Art Teacher, Rangitoto College
Graduate Diploma in Secondary Teaching
Being in the classroom is a thrill, says AUT education alumnus Paul Stevens who teaches photography, design and junior art at Rangitoto College in Mairangi Bay.
“Delivering content I’m passionate about and having the opportunity to help a class get excited about art is very fulfilling, as is the opportunity to work with young people as they develop into capable and thoughtful citizens.
“My role involves delivering a diverse curriculum across art, pastoral care and project-based learning in a modern open learning environment. I couldn’t imagine a better place to work.”
Becoming a teacher
With a background in photography and art history, Paul decided to become a secondary teacher to realise his passion for working in the community.
“I recognised a calling to teaching and wanted to play my part in getting young people interested in the arts. The Graduate Diploma in Secondary Teaching is the most established pathway to become a secondary teacher.”
He applies what he learned at AUT every day in his work, says Paul.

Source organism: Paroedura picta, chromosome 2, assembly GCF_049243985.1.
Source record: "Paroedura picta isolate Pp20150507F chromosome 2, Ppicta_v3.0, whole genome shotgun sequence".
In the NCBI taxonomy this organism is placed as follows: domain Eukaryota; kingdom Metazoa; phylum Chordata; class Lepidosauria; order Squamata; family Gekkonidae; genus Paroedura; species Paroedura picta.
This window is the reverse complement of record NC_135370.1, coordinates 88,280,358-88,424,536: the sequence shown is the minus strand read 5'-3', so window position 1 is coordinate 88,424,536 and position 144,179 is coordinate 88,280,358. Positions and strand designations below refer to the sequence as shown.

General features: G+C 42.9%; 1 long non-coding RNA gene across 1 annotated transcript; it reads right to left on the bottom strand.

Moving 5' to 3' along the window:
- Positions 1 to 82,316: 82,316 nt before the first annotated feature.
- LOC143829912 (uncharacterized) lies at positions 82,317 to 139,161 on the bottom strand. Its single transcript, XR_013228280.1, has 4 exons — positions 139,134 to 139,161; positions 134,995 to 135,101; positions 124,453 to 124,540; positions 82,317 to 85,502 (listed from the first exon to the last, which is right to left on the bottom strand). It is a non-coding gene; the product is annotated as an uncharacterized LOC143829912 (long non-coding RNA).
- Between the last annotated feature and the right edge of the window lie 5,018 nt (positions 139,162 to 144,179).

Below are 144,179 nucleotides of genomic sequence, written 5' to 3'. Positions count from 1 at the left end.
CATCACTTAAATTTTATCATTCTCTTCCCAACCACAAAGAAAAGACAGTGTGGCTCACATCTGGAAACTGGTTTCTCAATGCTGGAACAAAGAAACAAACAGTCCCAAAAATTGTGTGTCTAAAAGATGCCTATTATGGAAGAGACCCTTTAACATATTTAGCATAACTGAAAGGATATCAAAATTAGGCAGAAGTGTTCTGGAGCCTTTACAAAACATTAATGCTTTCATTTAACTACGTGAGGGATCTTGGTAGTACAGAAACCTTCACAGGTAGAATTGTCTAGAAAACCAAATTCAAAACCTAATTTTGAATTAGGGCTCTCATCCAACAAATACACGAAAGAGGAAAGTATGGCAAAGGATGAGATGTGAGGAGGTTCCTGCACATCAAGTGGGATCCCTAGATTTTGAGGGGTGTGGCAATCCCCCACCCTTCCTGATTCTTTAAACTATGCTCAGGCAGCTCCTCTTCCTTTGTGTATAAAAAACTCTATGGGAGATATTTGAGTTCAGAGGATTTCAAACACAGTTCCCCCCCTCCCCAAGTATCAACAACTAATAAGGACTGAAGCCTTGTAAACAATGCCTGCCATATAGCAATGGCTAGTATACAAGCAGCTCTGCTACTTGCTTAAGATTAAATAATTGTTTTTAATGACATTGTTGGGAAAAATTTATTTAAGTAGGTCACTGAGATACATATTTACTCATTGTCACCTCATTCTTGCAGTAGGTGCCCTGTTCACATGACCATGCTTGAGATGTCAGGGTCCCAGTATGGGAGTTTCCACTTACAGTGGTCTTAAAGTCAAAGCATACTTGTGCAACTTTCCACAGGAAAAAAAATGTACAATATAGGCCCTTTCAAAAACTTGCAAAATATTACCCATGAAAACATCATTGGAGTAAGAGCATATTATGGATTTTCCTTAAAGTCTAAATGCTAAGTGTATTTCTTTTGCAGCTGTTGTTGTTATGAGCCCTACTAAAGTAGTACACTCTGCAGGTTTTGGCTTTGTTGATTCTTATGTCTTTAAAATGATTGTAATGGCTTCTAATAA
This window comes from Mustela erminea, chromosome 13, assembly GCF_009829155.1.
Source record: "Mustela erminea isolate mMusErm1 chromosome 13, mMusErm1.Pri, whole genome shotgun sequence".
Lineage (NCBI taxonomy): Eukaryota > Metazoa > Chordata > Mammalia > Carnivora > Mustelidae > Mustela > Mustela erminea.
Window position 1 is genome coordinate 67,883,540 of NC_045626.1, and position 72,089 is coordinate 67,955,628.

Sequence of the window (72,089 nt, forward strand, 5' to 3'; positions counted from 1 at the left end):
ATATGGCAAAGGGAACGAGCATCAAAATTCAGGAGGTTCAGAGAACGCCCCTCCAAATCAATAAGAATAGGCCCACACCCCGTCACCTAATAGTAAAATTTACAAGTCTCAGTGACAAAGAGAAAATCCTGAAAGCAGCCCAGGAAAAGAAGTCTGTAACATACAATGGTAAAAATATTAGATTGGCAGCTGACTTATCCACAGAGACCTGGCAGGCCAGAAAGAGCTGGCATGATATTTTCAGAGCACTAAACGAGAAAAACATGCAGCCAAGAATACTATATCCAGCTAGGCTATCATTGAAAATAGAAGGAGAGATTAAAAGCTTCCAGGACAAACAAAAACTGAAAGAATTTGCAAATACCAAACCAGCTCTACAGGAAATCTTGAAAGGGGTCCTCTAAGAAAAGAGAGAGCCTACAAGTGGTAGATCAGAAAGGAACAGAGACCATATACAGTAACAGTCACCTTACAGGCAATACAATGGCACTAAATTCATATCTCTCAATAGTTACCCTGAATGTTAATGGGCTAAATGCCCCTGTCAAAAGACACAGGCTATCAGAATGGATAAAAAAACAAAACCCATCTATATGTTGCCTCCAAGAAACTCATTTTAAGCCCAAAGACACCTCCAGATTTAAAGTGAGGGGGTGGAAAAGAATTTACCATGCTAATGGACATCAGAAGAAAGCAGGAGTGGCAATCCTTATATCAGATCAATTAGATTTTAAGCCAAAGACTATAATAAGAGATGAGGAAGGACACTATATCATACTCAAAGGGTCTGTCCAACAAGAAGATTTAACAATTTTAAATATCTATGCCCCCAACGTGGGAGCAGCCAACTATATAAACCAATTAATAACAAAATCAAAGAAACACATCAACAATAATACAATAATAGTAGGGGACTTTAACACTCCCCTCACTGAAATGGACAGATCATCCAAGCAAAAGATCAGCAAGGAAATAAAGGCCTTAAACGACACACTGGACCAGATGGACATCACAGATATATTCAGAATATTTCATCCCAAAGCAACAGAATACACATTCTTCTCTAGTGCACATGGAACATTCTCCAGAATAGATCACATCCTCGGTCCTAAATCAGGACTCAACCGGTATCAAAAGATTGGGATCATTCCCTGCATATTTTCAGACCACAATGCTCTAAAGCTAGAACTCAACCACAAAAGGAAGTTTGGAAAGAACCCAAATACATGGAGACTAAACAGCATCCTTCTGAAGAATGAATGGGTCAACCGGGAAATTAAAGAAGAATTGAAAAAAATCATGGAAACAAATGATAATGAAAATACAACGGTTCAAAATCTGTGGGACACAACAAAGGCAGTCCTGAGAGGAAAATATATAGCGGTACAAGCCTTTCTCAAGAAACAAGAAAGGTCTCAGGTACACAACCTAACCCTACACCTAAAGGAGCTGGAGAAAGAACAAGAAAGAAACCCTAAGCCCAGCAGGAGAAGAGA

“I constantly use the skills I developed throughout the graduate diploma. Developing a personal pedagogy and being offered the opportunity to start my teaching practice right from day one on the course was absolutely instrumental in making me the teacher I am today. I didn’t become a teacher when I graduated but when I started the graduate diploma.”
A real-life approach
The workplace experience was the highlight of Paul’s studies.
“The teaching placements and practical experience were definitely the highlights for me, as was the ability to really connect with my peers. This is what attracted me to AUT in the first place – the real-life approach and the fact that the graduate diploma has more teaching placements and a smaller cohort than other programmes.”
Take every opportunity you’re offered at AUT, says Paul who completed his Graduate Diploma in Secondary Teaching in 2014.
“My advice would be to make the most of every opportunity and put your hand up as much as you can. Listen to a range of perspectives offered, even if you disagree, but be prepared to put a stake in the ground. Speak up and play your part.”